I wish I could press pause. I wish the reality of “bad” didn’t have to touch you so closely at such a young age. Yet I can’t protect you forever. I pray that what I view as “bad” and unbearable, will be life experiences that will grow you and shape you in ways that grow character and a deep trust in God.

 I love you, my sweet sleeping Kiersten. God’s grace and peace and love be with you.

First day of second grade!

This entry was posted in Children and Family, Faith and God, Struggles and Sorrows. Bookmark the permalink.

4 Responses to I Wish I Could Keep You Protected

  1. Tami says:

    Ok, tears are streaming on this one!!!! What a big thing for a little child to go through! You are so gifted. By the way, you look great. It looks like you have lost weight! Love your hair! It’s not all baout vanity though- Jesus shines through you.. so beautiful on the inside!!! 🙂 I’m working on that one ! Can’t wait to see you. 🙂 Love ya!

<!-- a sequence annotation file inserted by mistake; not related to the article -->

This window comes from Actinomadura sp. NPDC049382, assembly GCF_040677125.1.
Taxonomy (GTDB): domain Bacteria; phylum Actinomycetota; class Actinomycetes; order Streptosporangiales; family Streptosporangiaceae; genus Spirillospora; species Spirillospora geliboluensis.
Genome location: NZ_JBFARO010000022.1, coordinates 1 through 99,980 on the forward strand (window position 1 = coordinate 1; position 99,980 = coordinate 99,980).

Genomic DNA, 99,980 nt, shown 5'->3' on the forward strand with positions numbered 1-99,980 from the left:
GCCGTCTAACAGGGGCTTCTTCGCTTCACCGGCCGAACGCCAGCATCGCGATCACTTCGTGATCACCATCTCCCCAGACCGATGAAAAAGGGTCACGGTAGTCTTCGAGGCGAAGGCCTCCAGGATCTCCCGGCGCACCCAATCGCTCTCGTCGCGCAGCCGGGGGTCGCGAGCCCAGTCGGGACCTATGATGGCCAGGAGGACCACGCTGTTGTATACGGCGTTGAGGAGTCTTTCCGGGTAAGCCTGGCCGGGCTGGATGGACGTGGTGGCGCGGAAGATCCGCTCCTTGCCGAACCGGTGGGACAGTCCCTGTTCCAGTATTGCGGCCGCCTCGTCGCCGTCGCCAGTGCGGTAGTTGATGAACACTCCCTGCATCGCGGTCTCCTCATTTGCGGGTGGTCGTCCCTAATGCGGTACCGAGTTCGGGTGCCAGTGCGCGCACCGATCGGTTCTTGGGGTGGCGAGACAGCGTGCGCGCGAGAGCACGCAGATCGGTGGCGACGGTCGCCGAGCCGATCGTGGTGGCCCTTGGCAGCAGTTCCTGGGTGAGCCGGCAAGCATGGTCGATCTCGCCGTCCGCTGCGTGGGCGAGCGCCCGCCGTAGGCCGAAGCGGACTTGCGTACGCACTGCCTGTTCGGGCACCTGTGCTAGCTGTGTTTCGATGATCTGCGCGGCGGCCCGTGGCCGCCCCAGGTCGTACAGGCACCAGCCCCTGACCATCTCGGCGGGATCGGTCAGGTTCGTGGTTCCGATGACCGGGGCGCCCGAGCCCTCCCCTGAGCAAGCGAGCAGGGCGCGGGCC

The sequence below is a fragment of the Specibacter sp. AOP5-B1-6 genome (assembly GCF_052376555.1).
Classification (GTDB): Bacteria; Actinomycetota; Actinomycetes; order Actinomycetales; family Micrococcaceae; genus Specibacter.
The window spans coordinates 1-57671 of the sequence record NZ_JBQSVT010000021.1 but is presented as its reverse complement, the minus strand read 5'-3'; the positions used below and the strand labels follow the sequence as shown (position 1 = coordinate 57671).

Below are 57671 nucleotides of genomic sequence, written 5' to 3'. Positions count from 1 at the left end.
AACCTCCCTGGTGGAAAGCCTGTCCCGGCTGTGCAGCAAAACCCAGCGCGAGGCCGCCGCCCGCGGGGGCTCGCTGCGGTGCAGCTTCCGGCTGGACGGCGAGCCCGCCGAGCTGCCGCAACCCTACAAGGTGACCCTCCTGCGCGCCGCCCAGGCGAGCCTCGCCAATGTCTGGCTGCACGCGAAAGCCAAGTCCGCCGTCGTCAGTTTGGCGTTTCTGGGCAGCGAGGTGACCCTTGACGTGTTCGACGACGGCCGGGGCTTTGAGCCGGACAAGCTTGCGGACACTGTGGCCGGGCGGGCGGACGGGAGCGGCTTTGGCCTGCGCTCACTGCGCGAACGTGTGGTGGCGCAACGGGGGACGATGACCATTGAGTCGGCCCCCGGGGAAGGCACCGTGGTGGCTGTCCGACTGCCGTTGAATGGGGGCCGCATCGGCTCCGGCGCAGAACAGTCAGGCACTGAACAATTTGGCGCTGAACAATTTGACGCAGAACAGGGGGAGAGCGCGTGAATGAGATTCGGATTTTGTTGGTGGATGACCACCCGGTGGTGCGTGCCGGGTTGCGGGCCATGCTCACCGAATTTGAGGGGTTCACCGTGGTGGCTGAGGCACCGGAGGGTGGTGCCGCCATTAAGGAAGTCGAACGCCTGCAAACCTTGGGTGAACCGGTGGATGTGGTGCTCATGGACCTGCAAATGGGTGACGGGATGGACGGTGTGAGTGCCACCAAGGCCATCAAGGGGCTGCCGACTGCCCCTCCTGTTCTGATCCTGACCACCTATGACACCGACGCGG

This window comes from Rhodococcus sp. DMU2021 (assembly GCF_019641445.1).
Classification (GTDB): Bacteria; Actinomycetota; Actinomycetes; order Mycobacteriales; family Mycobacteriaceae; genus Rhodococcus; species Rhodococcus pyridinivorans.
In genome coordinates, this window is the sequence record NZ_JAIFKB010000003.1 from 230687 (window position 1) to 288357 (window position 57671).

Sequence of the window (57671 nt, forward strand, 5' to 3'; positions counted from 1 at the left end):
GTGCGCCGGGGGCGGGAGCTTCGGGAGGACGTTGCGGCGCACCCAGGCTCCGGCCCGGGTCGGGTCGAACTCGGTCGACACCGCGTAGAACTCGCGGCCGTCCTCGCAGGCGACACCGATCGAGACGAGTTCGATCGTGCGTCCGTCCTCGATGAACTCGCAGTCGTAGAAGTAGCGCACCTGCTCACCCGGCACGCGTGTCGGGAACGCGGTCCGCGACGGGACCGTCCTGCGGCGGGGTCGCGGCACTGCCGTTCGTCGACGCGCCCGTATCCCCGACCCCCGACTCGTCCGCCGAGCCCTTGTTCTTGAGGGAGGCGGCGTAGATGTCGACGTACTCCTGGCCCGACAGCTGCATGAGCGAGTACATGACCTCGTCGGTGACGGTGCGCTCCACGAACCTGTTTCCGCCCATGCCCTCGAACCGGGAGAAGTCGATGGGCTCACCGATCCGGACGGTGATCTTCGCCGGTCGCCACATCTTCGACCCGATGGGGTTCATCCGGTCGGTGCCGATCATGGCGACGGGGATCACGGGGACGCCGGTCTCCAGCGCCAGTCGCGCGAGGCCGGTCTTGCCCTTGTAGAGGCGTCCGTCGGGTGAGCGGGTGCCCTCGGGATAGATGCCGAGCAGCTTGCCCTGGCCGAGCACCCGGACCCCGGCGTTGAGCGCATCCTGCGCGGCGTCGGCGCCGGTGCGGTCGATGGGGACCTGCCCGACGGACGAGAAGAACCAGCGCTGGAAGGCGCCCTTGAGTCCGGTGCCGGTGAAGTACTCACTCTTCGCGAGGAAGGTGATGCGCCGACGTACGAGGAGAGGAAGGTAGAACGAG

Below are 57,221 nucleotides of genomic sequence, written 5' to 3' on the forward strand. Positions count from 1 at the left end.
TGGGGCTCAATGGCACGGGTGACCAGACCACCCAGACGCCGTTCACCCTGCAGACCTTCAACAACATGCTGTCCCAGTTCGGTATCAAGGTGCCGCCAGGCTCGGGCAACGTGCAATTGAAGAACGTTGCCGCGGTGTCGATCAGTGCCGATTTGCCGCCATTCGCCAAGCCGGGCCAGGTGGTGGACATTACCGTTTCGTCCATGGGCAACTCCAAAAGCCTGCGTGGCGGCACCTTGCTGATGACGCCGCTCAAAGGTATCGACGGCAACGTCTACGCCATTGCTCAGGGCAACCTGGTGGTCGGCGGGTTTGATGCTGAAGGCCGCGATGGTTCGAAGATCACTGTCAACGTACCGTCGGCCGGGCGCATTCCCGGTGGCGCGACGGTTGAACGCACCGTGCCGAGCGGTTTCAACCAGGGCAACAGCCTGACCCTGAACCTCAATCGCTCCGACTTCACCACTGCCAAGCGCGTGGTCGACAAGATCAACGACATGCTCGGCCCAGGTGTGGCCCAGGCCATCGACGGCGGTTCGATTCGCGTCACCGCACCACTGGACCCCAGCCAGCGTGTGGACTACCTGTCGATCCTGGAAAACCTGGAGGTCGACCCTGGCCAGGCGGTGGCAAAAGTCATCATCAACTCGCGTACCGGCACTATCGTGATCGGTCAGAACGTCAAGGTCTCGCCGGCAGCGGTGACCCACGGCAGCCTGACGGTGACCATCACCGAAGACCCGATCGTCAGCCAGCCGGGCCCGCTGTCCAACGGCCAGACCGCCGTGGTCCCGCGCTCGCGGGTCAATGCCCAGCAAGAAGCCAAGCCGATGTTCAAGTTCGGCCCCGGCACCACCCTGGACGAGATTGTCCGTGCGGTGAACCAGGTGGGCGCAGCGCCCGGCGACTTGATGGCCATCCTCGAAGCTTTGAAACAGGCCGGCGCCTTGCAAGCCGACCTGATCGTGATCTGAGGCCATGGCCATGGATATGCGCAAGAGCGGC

• Thanks, Tami. Thanks, too, for the compliment on how I look. Unfortunately, I haven’t lost weight…in fact, I’ve put on a few pounds since last summer. I think it’s the hair. I had just gotten a hair cut/style that day so I told Randy to take a picture of me because I knew I could never get it to look that good on my own! It’s amazing what a good haircut can do! Can’t wait to see you, too!

  2. annkroeker says:

    What a gift to write this letter to your daughter, to capture those moments just before the news changed her. One day she may write a blog post or poem about losing her teacher…this will be a treasure for her to look back on, knowing the heaviness her mom felt, sharing the grief even before the news was shared.

    • I stayed up late that night to write this. I knew that if I didn’t capture my thoughts right then, they would be gone. I told my husband, “I know this sounds crazy, but I’ve got to write what I’m feeling right now.” That was one of those “big,” potentially life-changing, moments that can’t be re-created (and that, quite frankly, you really don’t want to re-create…or you don’t want to have to experience again). I’m so glad I did…it was worth missing some sleep.